vendredi 15 décembre 2017

La science de Naples

The Science of Naples: Making Knowledge in Italy's Pre-eminent City, 1500-1700 

Call for Papers

(University College London, Friday 20 April 2018)

Keynote speaker: Prof. David Gentilcore (University of Leicester and Aix-Marseille Université)

Organising committee: Andrew Campbell (UCL), Lorenza Gianfrancesco (University of Chichester) and Neil Tarrant (University of York)

In the early modern period, Naples was one of the most important capitals in Europe. As an international centre of learning, Naples encouraged debates on natural philosophy and science which promoted intellectual networking and the transfer of knowledge. Operating within the university, academies, hospitals, monasteries and private spaces, local scientists researched a variety of topics that included medicine, surgery, anatomy (both human and animal), the art of barbers, and pharmacology.

Scientists and intellectuals also studied the medical implications of other disciplines. Research on medicine and cosmology encouraged the circulation of books on physiognomy, metoposcopy and astrological medicine, which in some cases were placed on the list of prohibited books and had to be published outside Naples.

Moreover, the geological structure of Campania positioned Naples at the forefront of research in disciplines such as paleontology, vulcanology, seismology and environmental studies. The large number of manuscript and printed texts on these subjects produced in the city are testament to its status as a major nexus for the circulation of ideas. This intellectual climate attracted scholars from all over Europe, who corresponded with Neapolitan scientists, visited the city's museums and laboratories, purchased books and frequented local academies.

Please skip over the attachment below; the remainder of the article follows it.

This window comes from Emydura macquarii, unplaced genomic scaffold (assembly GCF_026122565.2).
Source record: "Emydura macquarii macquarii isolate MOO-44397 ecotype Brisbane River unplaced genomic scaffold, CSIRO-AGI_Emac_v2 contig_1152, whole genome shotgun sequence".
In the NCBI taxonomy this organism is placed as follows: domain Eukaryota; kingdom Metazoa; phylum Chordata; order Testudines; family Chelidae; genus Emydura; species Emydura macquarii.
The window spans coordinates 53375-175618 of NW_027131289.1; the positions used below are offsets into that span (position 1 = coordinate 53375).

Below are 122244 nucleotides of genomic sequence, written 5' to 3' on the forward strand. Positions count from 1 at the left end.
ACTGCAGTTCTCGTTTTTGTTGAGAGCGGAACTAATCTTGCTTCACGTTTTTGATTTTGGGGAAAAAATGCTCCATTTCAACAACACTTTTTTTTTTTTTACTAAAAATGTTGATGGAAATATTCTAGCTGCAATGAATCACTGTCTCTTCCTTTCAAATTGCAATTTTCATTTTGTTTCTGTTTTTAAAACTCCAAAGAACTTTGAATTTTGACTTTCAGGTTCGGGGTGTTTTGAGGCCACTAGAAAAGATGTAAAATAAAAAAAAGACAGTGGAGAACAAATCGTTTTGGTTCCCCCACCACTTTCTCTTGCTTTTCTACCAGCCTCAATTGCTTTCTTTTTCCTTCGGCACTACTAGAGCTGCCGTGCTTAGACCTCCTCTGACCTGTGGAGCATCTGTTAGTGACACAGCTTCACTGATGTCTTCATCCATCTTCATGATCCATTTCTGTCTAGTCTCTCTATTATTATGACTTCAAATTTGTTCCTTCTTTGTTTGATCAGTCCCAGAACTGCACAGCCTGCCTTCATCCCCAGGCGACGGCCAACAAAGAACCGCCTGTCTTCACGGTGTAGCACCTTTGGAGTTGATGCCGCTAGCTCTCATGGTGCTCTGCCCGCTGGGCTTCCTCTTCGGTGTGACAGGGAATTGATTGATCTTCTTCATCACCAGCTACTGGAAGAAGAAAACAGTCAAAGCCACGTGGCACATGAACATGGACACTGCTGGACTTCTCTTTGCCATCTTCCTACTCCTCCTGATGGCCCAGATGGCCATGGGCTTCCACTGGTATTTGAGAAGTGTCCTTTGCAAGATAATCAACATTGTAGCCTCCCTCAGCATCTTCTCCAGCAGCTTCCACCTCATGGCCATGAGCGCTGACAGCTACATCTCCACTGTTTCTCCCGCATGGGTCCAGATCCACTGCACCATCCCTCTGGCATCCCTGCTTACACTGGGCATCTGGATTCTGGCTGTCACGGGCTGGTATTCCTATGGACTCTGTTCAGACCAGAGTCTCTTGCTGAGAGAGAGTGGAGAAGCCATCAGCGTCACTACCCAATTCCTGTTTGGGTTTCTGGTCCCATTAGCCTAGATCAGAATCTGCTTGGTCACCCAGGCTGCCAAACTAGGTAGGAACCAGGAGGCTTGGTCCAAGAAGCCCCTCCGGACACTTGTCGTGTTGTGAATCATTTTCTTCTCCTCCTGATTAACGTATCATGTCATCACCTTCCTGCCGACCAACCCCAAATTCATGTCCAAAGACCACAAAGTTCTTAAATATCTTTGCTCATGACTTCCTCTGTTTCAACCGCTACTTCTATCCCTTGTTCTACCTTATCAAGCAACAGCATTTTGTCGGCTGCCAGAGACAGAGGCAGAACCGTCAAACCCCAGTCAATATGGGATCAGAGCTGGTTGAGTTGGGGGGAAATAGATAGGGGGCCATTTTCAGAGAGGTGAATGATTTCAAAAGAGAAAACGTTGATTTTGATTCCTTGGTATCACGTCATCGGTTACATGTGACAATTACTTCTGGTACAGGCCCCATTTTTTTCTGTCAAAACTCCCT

The importance of early modern Naples is becoming increasingly recognised in current scholarship. Accordingly, this one-day workshop aims to discuss the city's position as a scientific research hub that cut across disciplinary, national and ideological boundaries. We invite proposals for twenty-minute papers, in either English or Italian, which include, but are not limited to, the following themes:
  • Alchemy
  • Cosmology
  • Environmental studies
  • Galen and Paracelsus
  • Local heroes (Giovan Battista della Porta, Marco Aurelio Severino, etc.)
  • Museums and laboratories
  • Science and the body
  • Science, religion and the Inquisition
  • Venues: academies, monasteries, hospitals, university and private spaces.
  • Vulcanology
A limited number of travel bursaries will be available for postgraduate students.

Proposals of no more than 300 words, in either English or Italian, along with a short bio, should be sent to the following address by 21 January 2018:

For further information, see:

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